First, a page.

The Chicago Gang ….

Posted: May 24, 2008 in Uncategorized

By: Wm. LaDow

Daily Trackside Reports from the Indianapolis Motor Speedway
Published in the Post-Tribune – a Chicago Sun-Times News Group Publication — May 24, 2008
Speedway, Indiana

Nichels Service Midget Bettenhausen Chicago Gang

The first recognized race for midget cars was held in California in the summer of 1933, and by 1937 it was one of America’s fastest growing recreational experiences, spreading across the nation like wildfire.

Midget racing quickly became known as “diminutive dynamite.”

Midget cars, weighing approximately 750 pounds, with wheelbases ranging from 66 to 72 inches and car bodies that rested as low as four inches off the ground, were miniaturized versions of the much larger AAA Championship Cars that were running at tracks like Indianapolis. These lightweight cars ran at speeds upwards of 70 to 80 mph down the straightaways, taking the turns between 40 and 50 mph. Taking the turns in a midget, at these speeds, was a test of skill and courage.

The smaller midget cars allowed for much more economical racing as they could be run on smaller-sized dirt or cinder tracks than the big Champ Cars. The normal track for such racing was a quarter mile in distance, which meant that any cinder track circling a normal-sized high school football field could stage a midget race.

In time, midget cars would be racing on outdoor tracks as big as a mile and on indoor tracks as small as one-seventh of a mile. The beauty of a midget car race was that it could be staged just about anywhere. Once the midget craze took hold, drivers towed their midget cars across the country, looking for the most lucrative winning purses.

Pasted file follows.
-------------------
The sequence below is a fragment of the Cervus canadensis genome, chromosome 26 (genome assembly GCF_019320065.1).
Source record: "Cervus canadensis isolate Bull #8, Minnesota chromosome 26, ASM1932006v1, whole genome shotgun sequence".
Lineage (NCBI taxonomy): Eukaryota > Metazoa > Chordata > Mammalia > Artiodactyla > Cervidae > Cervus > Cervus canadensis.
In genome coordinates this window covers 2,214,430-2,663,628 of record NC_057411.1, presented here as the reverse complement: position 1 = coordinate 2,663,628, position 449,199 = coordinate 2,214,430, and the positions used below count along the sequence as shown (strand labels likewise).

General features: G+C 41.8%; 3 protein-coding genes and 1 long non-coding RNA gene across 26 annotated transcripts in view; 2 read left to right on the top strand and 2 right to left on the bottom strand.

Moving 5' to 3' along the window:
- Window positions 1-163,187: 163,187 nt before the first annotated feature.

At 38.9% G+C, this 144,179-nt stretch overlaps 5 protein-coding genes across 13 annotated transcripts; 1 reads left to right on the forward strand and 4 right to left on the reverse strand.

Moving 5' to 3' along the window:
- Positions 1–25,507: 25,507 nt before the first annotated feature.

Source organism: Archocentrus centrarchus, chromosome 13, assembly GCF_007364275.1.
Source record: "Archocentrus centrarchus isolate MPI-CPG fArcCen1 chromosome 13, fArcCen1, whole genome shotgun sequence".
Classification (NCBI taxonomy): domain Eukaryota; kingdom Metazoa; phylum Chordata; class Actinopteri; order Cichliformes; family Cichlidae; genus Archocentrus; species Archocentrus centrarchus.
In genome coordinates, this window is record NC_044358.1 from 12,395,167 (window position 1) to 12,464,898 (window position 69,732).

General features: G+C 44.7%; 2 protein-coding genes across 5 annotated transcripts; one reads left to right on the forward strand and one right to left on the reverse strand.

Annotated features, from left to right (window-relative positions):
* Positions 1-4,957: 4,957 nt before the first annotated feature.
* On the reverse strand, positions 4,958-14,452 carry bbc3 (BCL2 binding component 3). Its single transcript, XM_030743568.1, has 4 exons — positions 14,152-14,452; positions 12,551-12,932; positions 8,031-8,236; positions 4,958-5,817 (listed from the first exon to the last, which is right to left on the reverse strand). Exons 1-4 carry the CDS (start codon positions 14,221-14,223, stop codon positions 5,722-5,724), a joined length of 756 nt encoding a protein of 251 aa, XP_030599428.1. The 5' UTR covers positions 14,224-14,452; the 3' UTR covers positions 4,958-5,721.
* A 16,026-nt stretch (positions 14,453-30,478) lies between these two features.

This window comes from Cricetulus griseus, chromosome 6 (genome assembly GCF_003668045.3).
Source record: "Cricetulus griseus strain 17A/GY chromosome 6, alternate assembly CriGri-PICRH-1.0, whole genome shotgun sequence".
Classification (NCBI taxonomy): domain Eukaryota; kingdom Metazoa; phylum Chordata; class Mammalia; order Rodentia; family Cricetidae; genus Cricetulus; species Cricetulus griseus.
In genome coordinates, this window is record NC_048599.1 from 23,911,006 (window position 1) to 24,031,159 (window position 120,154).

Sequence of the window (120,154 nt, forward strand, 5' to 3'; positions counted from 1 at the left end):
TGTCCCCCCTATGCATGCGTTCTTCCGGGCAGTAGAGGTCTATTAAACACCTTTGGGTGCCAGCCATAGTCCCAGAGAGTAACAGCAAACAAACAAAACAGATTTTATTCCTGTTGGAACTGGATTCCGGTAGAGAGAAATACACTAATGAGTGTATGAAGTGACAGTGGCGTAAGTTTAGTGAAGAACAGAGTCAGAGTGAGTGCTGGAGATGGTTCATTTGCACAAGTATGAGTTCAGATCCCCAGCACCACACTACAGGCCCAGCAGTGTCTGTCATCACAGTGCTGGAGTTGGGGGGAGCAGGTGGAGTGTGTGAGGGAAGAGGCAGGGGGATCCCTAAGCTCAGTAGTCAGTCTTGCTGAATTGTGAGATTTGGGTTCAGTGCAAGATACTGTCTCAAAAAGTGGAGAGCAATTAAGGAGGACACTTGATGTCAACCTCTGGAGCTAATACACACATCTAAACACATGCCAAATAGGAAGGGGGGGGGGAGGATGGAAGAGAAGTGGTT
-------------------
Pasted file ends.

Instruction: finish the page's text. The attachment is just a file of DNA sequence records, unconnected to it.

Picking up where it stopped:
In the Chicago area, the first midget race was held at the old Calumet Speed Bowl in Lansing in 1934. One of the first midget car races held within the city of Chicago was run on May 19, 1935, at Soldier Field. Soon summertime races could be viewed at Raceway Park in Blue Island, Riverview Raceway off of Western Avenue, as well as Soldier Field. In the winter, they ran venues such as the 124th Field Artillery Armory on 52nd Street and Cottage Grove and the Chicago Amphitheatre.

Drivers running Chicago area midget tracks soon gained national prominence. Drivers such as Harry “Leadfoot” McQuinn, Ray “The Highland Park Flyer” Richards, Myron “The Milwaukee Blitzkrieg” Fohr, Teddy “The Flying Rail” Duncan, Pete “The Flying Serb” Romcevich, Frank “Candy Man” Burany, Bob “Bombshell” Muhlke, Joie “Chief Wahoo” Chitwood, and Mike “The Flying Irishman” O’Halloran, all raced on tracks in and around the windy city.

But within this group of great racers, even a smaller more revered fraternity existed and it became known as The “Chicago Gang.” The fast-paced club consisted of Wally “The Human Cyclone” Zale, Tony “Tinley Park Express” Bettenhausen, Dennis “Iron Duke” Nalon, Cletus “Cowboy” O’Rourke, Jimmy “South Side Speed King” Snyder, Emil Andres and Paul Russo.

Though all of the members of the “Chicago Gang” came to win various track championships, Wally Zale was the driver who set pace. In 1936, Zale won a record 65 features in a single season. He broke his own record in 1940 scoring 67 victories, believed to be the greatest number of wins in a single season by a midget driver. Tragically, Zale’s career ended prematurely when he was killed in his own passenger car when struck by a train in April of 1942.

All but O’Rourke went on to race at Indianapolis.

Their collective record in Indianapolis 500 competition was quite impressive, 52 starts, three poles, seven top five finishes, 15 top-10 finishes, $233,888 won in competition, 5841 laps completed for a total of 14,602 miles run at the worlds greatest speedway.

Paul Russo

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